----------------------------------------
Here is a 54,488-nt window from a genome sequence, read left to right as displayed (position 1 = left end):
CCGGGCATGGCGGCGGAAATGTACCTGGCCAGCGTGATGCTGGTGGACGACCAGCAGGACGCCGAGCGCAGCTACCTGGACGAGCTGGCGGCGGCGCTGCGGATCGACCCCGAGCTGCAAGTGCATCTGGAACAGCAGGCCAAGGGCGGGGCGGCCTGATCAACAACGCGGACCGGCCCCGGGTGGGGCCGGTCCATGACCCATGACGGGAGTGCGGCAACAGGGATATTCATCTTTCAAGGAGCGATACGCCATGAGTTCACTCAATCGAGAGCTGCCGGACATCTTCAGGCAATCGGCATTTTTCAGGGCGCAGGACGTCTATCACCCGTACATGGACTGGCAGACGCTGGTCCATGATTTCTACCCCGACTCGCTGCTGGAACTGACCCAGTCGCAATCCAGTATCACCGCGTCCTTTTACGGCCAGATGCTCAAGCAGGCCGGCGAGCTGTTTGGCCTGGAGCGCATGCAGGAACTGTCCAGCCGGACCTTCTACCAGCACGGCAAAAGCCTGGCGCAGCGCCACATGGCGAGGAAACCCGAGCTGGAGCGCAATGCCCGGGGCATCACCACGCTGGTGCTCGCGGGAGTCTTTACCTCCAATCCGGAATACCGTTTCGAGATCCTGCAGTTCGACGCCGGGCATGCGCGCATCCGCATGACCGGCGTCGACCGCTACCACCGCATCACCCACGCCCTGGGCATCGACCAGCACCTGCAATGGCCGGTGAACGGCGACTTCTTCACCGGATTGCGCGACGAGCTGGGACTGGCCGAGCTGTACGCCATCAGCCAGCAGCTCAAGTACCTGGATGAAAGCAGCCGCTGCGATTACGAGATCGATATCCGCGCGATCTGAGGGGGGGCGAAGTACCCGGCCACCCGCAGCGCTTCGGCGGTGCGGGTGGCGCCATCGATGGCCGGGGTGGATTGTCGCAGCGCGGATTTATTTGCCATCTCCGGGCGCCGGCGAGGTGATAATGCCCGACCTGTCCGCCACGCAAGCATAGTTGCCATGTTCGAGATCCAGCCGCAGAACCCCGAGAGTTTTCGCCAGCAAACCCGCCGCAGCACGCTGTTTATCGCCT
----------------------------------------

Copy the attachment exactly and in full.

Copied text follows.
Here is a 54,488-nt window from a genome sequence, read left to right as displayed (position 1 = left end):
CCGGGCATGGCGGCGGAAATGTACCTGGCCAGCGTGATGCTGGTGGACGACCAGCAGGACGCCGAGCGCAGCTACCTGGACGAGCTGGCGGCGGCGCTGCGGATCGACCCCGAGCTGCAAGTGCATCTGGAACAGCAGGCCAAGGGCGGGGCGGCCTGATCAACAACGCGGACCGGCCCCGGGTGGGGCCGGTCCATGACCCATGACGGGAGTGCGGCAACAGGGATATTCATCTTTCAAGGAGCGATACGCCATGAGTTCACTCAATCGAGAGCTGCCGGACATCTTCAGGCAATCGGCATTTTTCAGGGCGCAGGACGTCTATCACCCGTACATGGACTGGCAGACGCTGGTCCATGATTTCTACCCCGACTCGCTGCTGGAACTGACCCAGTCGCAATCCAGTATCACCGCGTCCTTTTACGGCCAGATGCTCAAGCAGGCCGGCGAGCTGTTTGGCCTGGAGCGCATGCAGGAACTGTCCAGCCGGACCTTCTACCAGCACGGCAAAAGCCTGGCGCAGCGCCACATGGCGAGGAAACCCGAGCTGGAGCGCAATGCCCGGGGCATCACCACGCTGGTGCTCGCGGGAGTCTTTACCTCCAATCCGGAATACCGTTTCGAGATCCTGCAGTTCGACGCCGGGCATGCGCGCATCCGCATGACCGGCGTCGACCGCTACCACCGCATCACCCACGCCCTGGGCATCGACCAGCACCTGCAATGGCCGGTGAACGGCGACTTCTTCACCGGATTGCGCGACGAGCTGGGACTGGCCGAGCTGTACGCCATCAGCCAGCAGCTCAAGTACCTGGATGAAAGCAGCCGCTGCGATTACGAGATCGATATCCGCGCGATCTGAGGGGGGGCGAAGTACCCGGCCACCCGCAGCGCTTCGGCGGTGCGGGTGGCGCCATCGATGGCCGGGGTGGATTGTCGCAGCGCGGATTTATTTGCCATCTCCGGGCGCCGGCGAGGTGATAATGCCCGACCTGTCCGCCACGCAAGCATAGTTGCCATGTTCGAGATCCAGCCGCAGAACCCCGAGAGTTTTCGCCAGCAAACCCGCCGCAGCACGCTGTTTATCGCCT